The data reduction software for the Gemini High Resolution Optical SpecTrograph (GHOST) presents a number of unusual challenges. Star light from one or two objects and simultaneous sky is collected in integral field units rather than a slit or well-separated fibers. When used with binning, individual fibers are not resolved, and the optimal pixel weighting is derived from a simultaneous slit viewing camera. We describe the data reduction approach taken, including testing using an optical physics-based data simulator, and an object-oriented and modular approach to spectral extraction that fits within the Gemini recipe system, DRAGONS, using AstroConda.
The Giant Magellan Telescope (GMT) Integral-Field Spectrograph (GMTIFS)c is one of six potential first-light
instruments for the 25m-diameter Giant Magellan Telescope. The Australian National University has completed a
Conceptual Design Study for GMTIFS. The science cases for GMTIFS are summarized, and the instrument capabilities
and design challenges are described. GMTIFS will be the work-horse adaptive-optics instrument for GMT. It contains an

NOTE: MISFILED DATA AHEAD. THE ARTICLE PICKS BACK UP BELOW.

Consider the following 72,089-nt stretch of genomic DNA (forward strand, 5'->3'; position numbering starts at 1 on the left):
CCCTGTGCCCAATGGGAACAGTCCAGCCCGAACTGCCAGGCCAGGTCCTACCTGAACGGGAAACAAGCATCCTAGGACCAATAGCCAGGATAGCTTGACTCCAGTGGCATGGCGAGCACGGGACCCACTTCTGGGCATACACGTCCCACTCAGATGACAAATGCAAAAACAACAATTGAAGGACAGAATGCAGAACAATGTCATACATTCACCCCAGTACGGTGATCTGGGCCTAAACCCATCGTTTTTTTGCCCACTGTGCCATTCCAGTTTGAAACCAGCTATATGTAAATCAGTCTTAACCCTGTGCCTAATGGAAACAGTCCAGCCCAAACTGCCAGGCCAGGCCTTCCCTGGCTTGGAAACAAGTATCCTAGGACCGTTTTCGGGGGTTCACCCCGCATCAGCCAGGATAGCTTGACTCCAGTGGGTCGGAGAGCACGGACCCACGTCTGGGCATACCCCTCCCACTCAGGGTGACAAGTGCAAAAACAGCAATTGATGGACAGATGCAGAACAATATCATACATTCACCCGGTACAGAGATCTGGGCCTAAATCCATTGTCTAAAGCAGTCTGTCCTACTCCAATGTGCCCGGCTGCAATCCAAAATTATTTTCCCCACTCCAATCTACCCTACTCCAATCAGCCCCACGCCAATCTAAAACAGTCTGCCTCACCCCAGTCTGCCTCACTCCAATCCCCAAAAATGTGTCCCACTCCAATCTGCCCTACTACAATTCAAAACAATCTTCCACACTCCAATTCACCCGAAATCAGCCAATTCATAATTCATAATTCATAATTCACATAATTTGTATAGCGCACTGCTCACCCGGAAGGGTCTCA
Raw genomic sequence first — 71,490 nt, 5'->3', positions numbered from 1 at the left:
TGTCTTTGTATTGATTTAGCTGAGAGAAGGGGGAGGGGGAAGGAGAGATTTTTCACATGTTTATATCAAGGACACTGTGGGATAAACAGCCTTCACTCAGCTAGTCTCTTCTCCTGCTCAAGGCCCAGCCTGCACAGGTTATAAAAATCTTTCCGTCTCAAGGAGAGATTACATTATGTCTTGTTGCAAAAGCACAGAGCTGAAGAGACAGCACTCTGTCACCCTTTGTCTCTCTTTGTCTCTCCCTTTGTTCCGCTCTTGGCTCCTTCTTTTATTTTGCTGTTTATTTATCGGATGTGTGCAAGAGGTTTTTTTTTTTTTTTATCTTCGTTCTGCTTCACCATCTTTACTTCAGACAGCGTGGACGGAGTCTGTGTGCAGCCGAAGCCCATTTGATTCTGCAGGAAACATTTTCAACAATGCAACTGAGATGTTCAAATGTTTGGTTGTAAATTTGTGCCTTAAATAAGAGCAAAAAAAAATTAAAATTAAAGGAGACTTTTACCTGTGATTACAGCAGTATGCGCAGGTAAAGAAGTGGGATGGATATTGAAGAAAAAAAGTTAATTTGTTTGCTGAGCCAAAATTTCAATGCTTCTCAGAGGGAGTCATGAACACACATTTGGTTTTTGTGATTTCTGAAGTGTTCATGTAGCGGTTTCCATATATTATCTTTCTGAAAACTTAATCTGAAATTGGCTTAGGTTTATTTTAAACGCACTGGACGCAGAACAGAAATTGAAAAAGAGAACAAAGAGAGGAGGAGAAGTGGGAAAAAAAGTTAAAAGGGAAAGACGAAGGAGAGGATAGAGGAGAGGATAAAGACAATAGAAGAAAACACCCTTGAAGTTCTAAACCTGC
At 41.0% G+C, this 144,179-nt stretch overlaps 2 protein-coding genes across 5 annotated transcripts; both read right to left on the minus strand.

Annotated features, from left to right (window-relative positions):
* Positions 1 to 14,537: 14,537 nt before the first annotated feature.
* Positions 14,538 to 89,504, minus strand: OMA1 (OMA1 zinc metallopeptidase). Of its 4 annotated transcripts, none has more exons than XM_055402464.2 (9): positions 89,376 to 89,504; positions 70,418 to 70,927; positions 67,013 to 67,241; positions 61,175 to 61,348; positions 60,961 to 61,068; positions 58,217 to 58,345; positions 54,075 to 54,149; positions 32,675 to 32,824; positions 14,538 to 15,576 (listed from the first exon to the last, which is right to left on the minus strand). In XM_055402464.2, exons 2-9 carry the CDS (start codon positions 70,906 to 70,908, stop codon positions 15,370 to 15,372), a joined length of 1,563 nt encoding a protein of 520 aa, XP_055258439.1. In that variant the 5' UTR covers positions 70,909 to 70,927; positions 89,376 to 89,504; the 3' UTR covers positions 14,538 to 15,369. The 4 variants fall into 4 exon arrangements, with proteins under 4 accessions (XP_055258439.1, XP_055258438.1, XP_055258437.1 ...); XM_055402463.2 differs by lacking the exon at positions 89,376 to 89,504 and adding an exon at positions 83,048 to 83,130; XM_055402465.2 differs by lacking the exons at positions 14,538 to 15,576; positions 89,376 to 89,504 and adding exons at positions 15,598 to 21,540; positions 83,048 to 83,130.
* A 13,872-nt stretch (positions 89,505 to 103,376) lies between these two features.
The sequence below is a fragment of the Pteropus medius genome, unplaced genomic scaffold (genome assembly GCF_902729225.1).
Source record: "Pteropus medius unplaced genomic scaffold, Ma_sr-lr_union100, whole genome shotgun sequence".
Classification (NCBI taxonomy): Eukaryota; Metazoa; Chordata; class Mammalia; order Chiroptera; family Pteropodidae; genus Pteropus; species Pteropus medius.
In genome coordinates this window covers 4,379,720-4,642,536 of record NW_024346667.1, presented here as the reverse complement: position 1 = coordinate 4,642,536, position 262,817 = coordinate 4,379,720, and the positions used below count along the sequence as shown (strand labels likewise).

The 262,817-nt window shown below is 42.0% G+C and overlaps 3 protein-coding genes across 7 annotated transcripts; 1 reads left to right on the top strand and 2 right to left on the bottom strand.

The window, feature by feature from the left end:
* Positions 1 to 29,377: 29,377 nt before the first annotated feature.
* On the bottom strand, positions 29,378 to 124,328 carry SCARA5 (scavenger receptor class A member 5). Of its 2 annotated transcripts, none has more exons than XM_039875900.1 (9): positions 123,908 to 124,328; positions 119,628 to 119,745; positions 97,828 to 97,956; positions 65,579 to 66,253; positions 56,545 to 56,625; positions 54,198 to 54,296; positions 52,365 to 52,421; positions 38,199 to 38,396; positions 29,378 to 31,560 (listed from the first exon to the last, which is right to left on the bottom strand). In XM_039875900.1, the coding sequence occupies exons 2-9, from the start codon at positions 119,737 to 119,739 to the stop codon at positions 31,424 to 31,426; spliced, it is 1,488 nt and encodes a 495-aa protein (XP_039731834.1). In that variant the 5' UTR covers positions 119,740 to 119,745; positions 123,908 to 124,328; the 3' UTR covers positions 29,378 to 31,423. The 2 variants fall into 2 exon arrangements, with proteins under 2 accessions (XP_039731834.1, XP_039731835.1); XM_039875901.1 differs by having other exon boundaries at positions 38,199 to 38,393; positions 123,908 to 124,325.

integral-field spectrograph (IFS) and Imager accessing the science field, and an On-Instrument Wave-Front Sensor
(OIWFS) that patrols the 90 arcsec radius guide field. GMTIFS will address a wide range of science from epoch of
reionization studies to forming galaxies at high redshifts and star and planet formation in our Galaxy. It will fully exploit
the Laser Tomography Adaptive Optics (LTAO) system on the telescope. The tight image quality and positioning
stability requirements that this imposes drive the design complexity. Some cryogenic mechanisms in the IFS must set to
~ 1 μm precision. The Beam-Steering mechanism in the OIWFS must set to milli-arcsecond precision over the guide
field, corresponding to ~ 1 μm precision in the f/8 focal plane. Differential atmospheric dispersion must also be corrected
to milli-arcsecond precision. Conceptual design solutions addressing these and other issues are presented and discussed.